BINS are funny things aren't they? No, bear with me, this does get more interesting. Well, a bit.
Yes, the common or garden bin, we've all got one after all. Actually, I have three now. A green one, a black one and now a brown one for grass and leaves and cuttings, that sort of thing.
"It's times like this..." I thought last week as I took delivery of my garden waste bin "...I wish I had a garden."
I bet my 36 neighbours in their back-to-back terraces felt the same. About half of them have small yards, granted, but not enough to warrant the delivery of 20 of these bins, priced at 18 a throw.
Yes, that's 360 worth of wasted waste bins in just one tiny corner of the city.
(See, you thought this was going to be dull, didn't you? Yes, I know it is )
We can send them back, of course, but it's still galls you to think that Leeds City Council used our council tax to buy them in the first place.
They also created a carbon wheelie print producing them, not to mention the emissions from the vehicles delivering them then picking them all back up. Not very green these brown bins.
Perhaps I'm to blame? After all, the local authority wrote to me in November saying I was going to get one and gave me 14 days to ring up and turn down the offer.
I guess, if I were doing my bit as a citizen, I'd pay more attention to the hundreds of bits of paper I get shoved through my letter box every year and respond accordingly.
And I can see the logic in allotting everyone a bin and handling a few hundred requests to take them back. The alternative would be writing to everyone to offer them a bin then handling the tens of thousands of acceptances.
(Have I lost you yet? No? Good.)
Anyway, I didn't notice this information on the back of the letter they sent me, nor did 20 other people living around me it turns out.
What annoys me is this: why weren't the council employees who delivered the bins just told to use their common sense and only deliver a garden waste bin to people with gardens?
Even more irritating is the knowledge that Leeds City Council will no doubt have spent thousands of our pounds on these excess brown bins (which will now be stored in a depot somewhere) at a time when local authorities are facing huge funding cuts.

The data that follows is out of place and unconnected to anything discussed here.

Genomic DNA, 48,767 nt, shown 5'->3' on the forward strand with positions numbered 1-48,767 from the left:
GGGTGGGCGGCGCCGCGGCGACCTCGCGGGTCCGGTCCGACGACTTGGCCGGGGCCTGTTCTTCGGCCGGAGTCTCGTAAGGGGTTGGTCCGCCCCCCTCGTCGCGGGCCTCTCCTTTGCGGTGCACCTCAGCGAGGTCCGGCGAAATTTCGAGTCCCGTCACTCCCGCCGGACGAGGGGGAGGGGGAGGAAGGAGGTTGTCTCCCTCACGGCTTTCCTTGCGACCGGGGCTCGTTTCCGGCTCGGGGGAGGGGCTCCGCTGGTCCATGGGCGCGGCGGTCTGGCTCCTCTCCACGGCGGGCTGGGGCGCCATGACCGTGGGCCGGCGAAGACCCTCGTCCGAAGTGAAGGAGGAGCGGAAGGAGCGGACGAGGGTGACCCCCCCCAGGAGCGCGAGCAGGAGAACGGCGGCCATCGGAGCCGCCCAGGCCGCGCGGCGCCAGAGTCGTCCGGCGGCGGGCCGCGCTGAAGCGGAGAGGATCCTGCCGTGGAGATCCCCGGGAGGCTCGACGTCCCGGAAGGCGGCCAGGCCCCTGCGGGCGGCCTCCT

Sorry to go on about it folks, but next time your council tax goes up and the level of service inevitably goes down, just remember the 18 worth of useless plastic standing outside my back-to-back terrace. Then just imagine how many back-to-back terraces there are in Leeds.
Bins, not so funny now are they?
Cooking up salvation for the dock?
RUMOURS continue to fly around about James Martin's imminent opening of a restaurant in Leeds.
Apparently the Saturday Kitchen host and bona fide Yorkshireman is at the point of picking fixtures and fittings for his homecoming eaterie, so it appears to have moved a little beyond hopeful whispers.
He revealed the plans at the Love Cooking Show in Harrogate last month and even joked about opening next door to Jamie Oliver's city centre restaurant on Park Row.
It was just a joke, however, but the gossip now seems to firmly point towards either the Granary Wharf unit left empty by the departure of The Olive Press or, believe it or not, Clarence Dock.
If the latter were true it would be a massive boost for a mixed use scheme which has so far enjoyed hugely mixed fortunes.
The arrival of Martin would surely breath life into the dock's main boulevard of shops and restaurants, which, anecdotally, has recently gained the cruel nickname of death row.
Cruel, but true.
Half a year to clear
This week I was stung by bank charges when I went over my overdraft limit. Normally I'm quite good with that sort of thing but on this occasion I was kinda duped.
You see, I paid for something which took four days to process through my current account. And during that four day period I checked my balance at a cash machine and it didn't indicate the money was still to be taken.
So, assuming it would have been removed instantly from my funds, the ATM gave me 40 I actually didn't have.
When I called my bank to remonstrate they informed me that when you pay for products with a debit card it doesn't always come out straight away, which I thought was fair enough.
But then they informed me that when you pay for something with a debit card the shop actually has, wait for it, SIX MONTHS to put the demand for money through your account.
And if that transfer takes more than 48 hours they can no longer set a certain amount of your balance to one side. Thus, it appears you have funds which you actually don't have at all.
I'm sure you're thinking: "You must be able to keep some track of what you paid for and what your balance ought to be." Well, maybe, but I certainly couldn't recall six months worth of payments, could you?